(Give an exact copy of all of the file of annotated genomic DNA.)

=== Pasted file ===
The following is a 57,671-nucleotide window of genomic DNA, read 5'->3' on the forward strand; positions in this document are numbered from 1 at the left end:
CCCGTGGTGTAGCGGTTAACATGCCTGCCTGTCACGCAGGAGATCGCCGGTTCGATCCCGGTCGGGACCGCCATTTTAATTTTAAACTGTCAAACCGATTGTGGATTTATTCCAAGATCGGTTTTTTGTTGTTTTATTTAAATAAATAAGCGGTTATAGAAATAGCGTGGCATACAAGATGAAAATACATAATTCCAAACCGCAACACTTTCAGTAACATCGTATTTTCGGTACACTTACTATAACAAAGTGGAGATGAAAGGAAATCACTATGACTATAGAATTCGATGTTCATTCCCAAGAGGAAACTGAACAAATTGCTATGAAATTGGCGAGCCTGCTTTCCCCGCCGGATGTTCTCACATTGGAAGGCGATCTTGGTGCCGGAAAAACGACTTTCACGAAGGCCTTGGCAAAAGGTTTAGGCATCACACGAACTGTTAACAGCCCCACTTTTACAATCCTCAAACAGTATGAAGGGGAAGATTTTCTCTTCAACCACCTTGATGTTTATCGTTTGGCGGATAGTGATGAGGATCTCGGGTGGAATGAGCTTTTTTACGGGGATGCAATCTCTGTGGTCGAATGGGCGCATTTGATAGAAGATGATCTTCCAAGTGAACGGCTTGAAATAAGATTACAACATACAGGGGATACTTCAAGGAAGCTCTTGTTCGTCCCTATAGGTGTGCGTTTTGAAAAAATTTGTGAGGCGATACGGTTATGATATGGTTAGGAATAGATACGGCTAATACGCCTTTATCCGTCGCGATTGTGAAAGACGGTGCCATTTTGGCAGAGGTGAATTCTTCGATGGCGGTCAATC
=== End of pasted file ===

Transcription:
The following is a 57,671-nucleotide window of genomic DNA, read 5'->3' on the forward strand; positions in this document are numbered from 1 at the left end:
CCCGTGGTGTAGCGGTTAACATGCCTGCCTGTCACGCAGGAGATCGCCGGTTCGATCCCGGTCGGGACCGCCATTTTAATTTTAAACTGTCAAACCGATTGTGGATTTATTCCAAGATCGGTTTTTTGTTGTTTTATTTAAATAAATAAGCGGTTATAGAAATAGCGTGGCATACAAGATGAAAATACATAATTCCAAACCGCAACACTTTCAGTAACATCGTATTTTCGGTACACTTACTATAACAAAGTGGAGATGAAAGGAAATCACTATGACTATAGAATTCGATGTTCATTCCCAAGAGGAAACTGAACAAATTGCTATGAAATTGGCGAGCCTGCTTTCCCCGCCGGATGTTCTCACATTGGAAGGCGATCTTGGTGCCGGAAAAACGACTTTCACGAAGGCCTTGGCAAAAGGTTTAGGCATCACACGAACTGTTAACAGCCCCACTTTTACAATCCTCAAACAGTATGAAGGGGAAGATTTTCTCTTCAACCACCTTGATGTTTATCGTTTGGCGGATAGTGATGAGGATCTCGGGTGGAATGAGCTTTTTTACGGGGATGCAATCTCTGTGGTCGAATGGGCGCATTTGATAGAAGATGATCTTCCAAGTGAACGGCTTGAAATAAGATTACAACATACAGGGGATACTTCAAGGAAGCTCTTGTTCGTCCCTATAGGTGTGCGTTTTGAAAAAATTTGTGAGGCGATACGGTTATGATATGGTTAGGAATAGATACGGCTAATACGCCTTTATCCGTCGCGATTGTGAAAGACGGTGCCATTTTGGCAGAGGTGAATTCTTCGATGGCGGTCAATC